Replace one or more missing teeth without affecting adjacent teeth.
Resolve joint pain or bite problems caused by teeth shifting into missing tooth space.
Restore a patient's confident smile.
Restore chewing, speech, and digestion.
Restore or enhance facial tissues.
Support a bridge or denture, making them more secure and comfortable.
What does getting dental implants involve?
The process of getting implants requires a number of visits over several months.
X-rays and impressions (molds) are taken of the jaw and teeth to determine bone, gum tissue, and spacing available for an implant. While the area is numb, the implant will be surgically placed into the bone and allowed to heal and integrate itself onto the bone for up to six months. Depending on the type of implant, a second surgery may be required in order to place the "post" that will hold the artificial tooth in place. With other implants the post and anchor are already attached and placed at the same time.
After several weeks of healing the artificial teeth are made and fitted to the post portion of the anchor. Because several fittings may be required, this step may take one to two months to complete. After a healing period, the artificial teeth are securely attached to the implant, providing excellent stability and comfort to the patient.
A dental extraction (also referred to as exodontia) is the removal of a tooth from the mouth. Extractions are performed for a wide variety of reasons, including tooth decay that has destroyed enough tooth structure to prevent restoration. Extractions of impacted or problematic wisdom teeth are routinely performed, as are extractions of some permanent teeth to make space for orthodontic treatment.
Reasons for tooth extraction
The most common reason for extraction is tooth damage due to breakage or decay. There are additional reasons for tooth extraction:
Severe tooth decay or infection. Despite the reduction in world-wide prevalence of dental caries, it still is the most common reason for extraction of (non-third molar) teeth with up to two thirds of extractions.
Extra teeth which are blocking other teeth from coming in. This is common when a patient is also undergoing orthodontic treatment.
Severe gum disease which may affect the supporting tissues and bone structures of teeth.
In preparation for orthodontic treatment, using removable and/or fixed appliances such as braces
Teeth in the fracture line
Insufficient space for wisdom teeth (impacted third molars).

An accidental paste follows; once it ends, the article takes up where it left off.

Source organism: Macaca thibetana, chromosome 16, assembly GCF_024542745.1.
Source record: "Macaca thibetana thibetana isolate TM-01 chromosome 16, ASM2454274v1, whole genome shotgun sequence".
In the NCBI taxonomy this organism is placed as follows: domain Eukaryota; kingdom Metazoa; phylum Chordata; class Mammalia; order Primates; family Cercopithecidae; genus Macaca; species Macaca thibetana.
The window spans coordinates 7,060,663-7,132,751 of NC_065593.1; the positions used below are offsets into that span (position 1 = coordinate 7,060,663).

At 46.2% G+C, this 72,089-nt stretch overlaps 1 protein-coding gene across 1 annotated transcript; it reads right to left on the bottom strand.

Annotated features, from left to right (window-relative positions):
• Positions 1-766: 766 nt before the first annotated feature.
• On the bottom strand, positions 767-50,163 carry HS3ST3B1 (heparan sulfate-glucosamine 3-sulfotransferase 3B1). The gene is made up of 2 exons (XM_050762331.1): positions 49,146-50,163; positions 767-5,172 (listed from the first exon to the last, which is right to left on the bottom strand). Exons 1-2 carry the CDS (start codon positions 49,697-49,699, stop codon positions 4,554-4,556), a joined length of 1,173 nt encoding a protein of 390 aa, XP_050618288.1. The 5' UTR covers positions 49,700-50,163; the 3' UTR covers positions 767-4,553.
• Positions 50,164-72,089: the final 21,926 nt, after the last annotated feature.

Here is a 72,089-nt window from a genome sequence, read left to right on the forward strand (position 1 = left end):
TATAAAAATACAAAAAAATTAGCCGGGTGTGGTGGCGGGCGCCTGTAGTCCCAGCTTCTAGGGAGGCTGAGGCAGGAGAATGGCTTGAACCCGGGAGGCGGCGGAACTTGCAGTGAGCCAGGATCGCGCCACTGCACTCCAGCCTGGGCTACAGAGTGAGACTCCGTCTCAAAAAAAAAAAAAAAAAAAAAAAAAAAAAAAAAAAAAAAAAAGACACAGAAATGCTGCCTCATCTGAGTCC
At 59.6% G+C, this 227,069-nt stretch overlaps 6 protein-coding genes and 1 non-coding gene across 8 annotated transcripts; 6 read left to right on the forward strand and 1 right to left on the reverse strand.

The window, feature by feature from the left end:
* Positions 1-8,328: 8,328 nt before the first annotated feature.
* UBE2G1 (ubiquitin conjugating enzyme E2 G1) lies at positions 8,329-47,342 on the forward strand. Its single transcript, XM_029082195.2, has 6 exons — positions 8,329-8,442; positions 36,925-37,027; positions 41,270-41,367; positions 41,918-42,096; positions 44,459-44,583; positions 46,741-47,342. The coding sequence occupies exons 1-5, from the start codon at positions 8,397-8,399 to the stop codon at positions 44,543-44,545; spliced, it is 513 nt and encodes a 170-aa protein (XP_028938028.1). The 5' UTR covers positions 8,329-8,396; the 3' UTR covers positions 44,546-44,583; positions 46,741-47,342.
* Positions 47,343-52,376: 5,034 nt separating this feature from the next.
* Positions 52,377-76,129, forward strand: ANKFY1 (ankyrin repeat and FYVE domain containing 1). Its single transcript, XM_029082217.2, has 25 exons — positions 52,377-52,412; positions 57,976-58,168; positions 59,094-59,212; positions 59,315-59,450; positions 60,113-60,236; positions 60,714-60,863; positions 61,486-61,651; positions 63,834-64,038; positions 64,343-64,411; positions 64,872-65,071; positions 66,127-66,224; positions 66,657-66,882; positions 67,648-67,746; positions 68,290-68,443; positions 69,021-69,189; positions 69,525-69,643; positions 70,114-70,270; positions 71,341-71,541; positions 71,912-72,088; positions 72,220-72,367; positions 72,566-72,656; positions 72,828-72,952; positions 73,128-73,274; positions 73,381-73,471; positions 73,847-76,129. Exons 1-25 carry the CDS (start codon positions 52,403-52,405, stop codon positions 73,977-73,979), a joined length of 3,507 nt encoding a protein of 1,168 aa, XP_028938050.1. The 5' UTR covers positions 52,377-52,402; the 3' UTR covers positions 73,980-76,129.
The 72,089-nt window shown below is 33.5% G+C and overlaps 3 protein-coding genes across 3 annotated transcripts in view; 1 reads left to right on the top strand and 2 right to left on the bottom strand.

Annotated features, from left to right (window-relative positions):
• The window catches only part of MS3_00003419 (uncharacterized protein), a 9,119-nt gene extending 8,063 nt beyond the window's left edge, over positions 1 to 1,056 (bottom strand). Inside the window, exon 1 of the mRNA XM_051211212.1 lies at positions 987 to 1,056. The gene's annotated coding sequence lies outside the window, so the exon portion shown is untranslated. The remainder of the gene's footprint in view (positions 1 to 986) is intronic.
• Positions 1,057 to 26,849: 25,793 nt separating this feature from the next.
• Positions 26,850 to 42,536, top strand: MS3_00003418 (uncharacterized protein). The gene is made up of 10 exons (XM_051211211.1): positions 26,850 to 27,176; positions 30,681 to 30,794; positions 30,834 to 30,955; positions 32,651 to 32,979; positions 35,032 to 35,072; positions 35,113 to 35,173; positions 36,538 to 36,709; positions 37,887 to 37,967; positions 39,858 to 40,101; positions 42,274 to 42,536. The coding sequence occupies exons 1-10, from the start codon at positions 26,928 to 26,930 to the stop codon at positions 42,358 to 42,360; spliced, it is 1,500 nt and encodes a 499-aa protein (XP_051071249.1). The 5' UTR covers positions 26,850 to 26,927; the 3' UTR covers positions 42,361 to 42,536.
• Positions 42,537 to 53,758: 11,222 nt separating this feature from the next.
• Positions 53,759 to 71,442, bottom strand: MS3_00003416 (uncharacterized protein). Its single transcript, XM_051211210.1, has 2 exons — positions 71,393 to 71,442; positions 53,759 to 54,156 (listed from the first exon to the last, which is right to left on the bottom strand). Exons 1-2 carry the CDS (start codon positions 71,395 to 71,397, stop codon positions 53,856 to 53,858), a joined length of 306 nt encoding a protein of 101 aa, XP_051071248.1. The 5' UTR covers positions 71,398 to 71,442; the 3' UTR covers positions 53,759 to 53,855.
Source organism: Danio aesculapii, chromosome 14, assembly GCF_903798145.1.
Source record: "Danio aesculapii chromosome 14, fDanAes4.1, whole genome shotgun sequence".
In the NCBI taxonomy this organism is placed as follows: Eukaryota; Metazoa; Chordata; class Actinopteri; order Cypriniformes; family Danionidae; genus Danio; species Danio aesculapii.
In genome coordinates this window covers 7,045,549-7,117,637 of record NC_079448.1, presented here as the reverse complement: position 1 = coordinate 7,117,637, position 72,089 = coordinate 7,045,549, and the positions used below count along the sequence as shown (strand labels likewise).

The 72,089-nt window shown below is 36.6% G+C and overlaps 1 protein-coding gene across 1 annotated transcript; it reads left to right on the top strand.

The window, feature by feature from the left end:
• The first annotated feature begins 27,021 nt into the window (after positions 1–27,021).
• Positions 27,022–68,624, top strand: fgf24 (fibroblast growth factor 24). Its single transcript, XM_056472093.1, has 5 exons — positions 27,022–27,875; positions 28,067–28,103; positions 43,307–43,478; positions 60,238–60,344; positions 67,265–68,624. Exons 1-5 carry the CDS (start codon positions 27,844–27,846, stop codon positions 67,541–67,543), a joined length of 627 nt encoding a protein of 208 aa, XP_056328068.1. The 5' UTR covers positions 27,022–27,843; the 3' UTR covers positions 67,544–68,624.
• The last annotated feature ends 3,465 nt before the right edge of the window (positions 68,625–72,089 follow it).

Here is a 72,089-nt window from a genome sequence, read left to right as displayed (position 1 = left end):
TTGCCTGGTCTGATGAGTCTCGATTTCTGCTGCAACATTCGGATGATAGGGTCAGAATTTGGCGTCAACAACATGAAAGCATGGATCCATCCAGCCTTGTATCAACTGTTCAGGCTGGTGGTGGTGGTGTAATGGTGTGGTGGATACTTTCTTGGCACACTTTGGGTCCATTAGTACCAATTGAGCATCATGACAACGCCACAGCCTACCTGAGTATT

Receiving radiation to the head and neck may require extraction of teeth in the field of radiation.
Types of extraction
An extracted 3rd molar that was horizontally impacted. Extractions are often categorized as "simple" or "surgical".
Simple extractions are performed on teeth that are visible in the mouth, usually under local anesthetic, and require only the use of instruments to elevate and/or grasp the visible portion of the tooth.
Typically the tooth is lifted using an elevator, and using dental forceps, rocked back and forth until the Periodontal ligament has been sufficiently broken and the supporting alveolar bone has been adequately widened to make the tooth loose enough to remove. Typically, when teeth are removed with forceps, slow, steady pressure is applied with controlled force. Bleeding is far less prominent compared to surgical extractions, as no incisions in the gums are needed to remove the tooth.
Surgical extractions involve the removal of teeth that cannot be easily accessed, either because they have broken under the gum line or because they have not erupted fully. Surgical extractions almost always require an incision. In a surgical extraction the doctor may elevate the soft tissues covering the tooth and bone and may also remove some of the overlying and/or surrounding bone tissue with a drill. Frequently, the tooth may be split into multiple pieces to facilitate its removal.
Veneers are very thin pieces of durable, tooth shaped porcelain that are custom made (for shape and color) by a professional dental laboratory. They are bonded onto the front of teeth to create a beautiful and attractive smile.
Veneers can completely reshape your teeth and smile. They can often be alternatives to crowns and the ideal solution in treating many dental conditions.
As with most dental restorations, veneers are not permanent and may someday need replacement. They are very durable and will last many years, giving you a beautiful long lasting smile.
Reasons for porcelain veneers:
Cosmetically, to create a uniform, white, beautiful smile.
Severely discolored or stained teeth.
Teeth that are too small or large.
Unwanted or uneven spaces.
Worn or chipped teeth.
What does getting porcelain veneers involve?
Getting veneers usually requires two visits to complete the process, with little or no anesthesia required during the procedure. The teeth are prepared by lightly buffing and shaping the surface to allow for the thickness of the veneer. A mold or impression of the teeth is taken and a shade (color) will then be chosen by you and the dentist.
On the second visit the teeth will be cleansed with special liquids to achieve a durable bond. Bonding cement is then placed between the tooth and veneer and a special light beam is used to harden and set the bond.
You will receive care instructions for veneers. Proper brushing, flossing and regular dental visits will aid in the life of your new veneers.